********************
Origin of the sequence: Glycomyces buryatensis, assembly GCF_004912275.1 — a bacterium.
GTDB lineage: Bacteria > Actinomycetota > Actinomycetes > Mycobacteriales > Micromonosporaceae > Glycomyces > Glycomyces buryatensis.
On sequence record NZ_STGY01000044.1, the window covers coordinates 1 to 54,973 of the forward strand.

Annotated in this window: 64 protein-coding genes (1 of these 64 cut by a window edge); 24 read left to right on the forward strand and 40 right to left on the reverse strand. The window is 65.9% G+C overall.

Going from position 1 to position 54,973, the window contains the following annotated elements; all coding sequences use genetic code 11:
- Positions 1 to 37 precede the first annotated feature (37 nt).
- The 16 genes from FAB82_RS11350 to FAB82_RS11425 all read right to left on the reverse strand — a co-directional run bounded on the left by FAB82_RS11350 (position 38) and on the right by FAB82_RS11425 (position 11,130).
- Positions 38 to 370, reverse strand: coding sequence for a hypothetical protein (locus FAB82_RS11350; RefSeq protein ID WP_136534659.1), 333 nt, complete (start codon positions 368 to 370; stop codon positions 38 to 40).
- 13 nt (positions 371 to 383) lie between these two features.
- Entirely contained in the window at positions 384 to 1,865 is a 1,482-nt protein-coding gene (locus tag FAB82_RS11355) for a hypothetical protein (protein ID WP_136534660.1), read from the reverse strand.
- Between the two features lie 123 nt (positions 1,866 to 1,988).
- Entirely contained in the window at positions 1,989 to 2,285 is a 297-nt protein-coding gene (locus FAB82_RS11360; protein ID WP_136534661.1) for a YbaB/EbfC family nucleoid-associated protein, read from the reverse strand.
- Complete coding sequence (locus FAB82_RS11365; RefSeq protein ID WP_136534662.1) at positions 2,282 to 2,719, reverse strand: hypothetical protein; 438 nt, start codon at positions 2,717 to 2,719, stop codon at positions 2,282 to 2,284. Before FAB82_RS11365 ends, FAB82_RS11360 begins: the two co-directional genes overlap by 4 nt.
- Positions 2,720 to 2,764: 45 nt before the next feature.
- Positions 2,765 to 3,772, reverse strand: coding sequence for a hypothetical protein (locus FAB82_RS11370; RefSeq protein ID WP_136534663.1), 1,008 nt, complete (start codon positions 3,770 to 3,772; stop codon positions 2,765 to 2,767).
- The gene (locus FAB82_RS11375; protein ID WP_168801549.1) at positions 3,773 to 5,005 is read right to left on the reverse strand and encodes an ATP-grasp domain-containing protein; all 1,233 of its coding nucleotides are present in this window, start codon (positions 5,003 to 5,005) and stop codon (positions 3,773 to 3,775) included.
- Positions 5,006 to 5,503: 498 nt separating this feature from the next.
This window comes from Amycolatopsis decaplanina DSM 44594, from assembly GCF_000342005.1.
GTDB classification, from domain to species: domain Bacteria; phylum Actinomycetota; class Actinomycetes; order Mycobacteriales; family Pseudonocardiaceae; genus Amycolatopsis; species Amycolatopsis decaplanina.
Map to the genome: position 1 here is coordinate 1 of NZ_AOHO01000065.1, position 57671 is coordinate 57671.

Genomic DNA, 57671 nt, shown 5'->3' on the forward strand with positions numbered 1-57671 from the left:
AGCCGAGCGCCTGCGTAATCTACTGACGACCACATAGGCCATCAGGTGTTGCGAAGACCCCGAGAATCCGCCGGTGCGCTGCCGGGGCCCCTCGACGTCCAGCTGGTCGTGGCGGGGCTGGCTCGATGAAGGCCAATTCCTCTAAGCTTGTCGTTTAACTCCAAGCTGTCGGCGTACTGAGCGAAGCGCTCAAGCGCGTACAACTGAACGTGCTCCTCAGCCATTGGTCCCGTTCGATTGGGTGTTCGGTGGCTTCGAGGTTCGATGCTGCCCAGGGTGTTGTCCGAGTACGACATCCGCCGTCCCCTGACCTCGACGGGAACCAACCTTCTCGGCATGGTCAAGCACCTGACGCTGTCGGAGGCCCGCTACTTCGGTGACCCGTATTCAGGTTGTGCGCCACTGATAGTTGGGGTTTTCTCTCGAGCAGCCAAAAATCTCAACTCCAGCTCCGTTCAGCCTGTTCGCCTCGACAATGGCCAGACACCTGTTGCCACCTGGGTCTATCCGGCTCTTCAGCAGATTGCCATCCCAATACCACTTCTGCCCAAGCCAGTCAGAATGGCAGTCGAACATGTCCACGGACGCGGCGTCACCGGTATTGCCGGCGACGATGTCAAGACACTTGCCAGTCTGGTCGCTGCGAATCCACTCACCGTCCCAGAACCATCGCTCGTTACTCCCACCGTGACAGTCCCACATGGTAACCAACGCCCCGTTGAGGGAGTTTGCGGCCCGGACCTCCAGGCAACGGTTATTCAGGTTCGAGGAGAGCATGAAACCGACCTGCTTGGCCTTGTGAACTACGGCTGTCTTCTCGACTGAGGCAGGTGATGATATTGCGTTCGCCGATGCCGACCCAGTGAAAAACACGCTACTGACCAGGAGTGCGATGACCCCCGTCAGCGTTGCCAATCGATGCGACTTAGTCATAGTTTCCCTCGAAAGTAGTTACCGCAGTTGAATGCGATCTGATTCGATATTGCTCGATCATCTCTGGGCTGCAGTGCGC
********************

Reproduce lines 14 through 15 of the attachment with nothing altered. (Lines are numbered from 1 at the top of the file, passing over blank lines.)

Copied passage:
- Positions 2,720 to 2,764: 45 nt before the next feature.
- Positions 2,765 to 3,772, reverse strand: coding sequence for a hypothetical protein (locus FAB82_RS11370; RefSeq protein ID WP_136534663.1), 1,008 nt, complete (start codon positions 3,770 to 3,772; stop codon positions 2,765 to 2,767).